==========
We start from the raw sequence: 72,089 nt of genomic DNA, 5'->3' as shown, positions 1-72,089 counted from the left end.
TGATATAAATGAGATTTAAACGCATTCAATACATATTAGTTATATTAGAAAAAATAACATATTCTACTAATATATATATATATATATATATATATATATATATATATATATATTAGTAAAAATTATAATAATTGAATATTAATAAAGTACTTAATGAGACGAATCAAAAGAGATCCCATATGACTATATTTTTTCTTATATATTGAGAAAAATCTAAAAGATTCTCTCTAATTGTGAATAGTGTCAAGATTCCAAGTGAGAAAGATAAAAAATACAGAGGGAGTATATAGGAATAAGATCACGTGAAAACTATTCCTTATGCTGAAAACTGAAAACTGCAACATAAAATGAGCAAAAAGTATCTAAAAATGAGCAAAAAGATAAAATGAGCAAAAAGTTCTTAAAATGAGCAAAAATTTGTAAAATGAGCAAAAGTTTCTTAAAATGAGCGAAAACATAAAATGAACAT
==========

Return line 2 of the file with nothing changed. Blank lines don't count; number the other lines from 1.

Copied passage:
TGATATAAATGAGATTTAAACGCATTCAATACATATTAGTTATATTAGAAAAAATAACATATTCTACTAATATATATATATATATATATATATATATATATATATATATATATTAGTAAAAATTATAATAATTGAATATTAATAAAGTACTTAATGAGACGAATCAAAAGAGATCCCATATGACTATATTTTTTCTTATATATTGAGAAAAATCTAAAAGATTCTCTCTAATTGTGAATAGTGTCAAGATTCCAAGTGAGAAAGATAAAAAATACAGAGGGAGTATATAGGAATAAGATCACGTGAAAACTATTCCTTATGCTGAAAACTGAAAACTGCAACATAAAATGAGCAAAAAGTATCTAAAAATGAGCAAAAAGATAAAATGAGCAAAAAGTTCTTAAAATGAGCAAAAATTTGTAAAATGAGCAAAAGTTTCTTAAAATGAGCGAAAACATAAAATGAACAT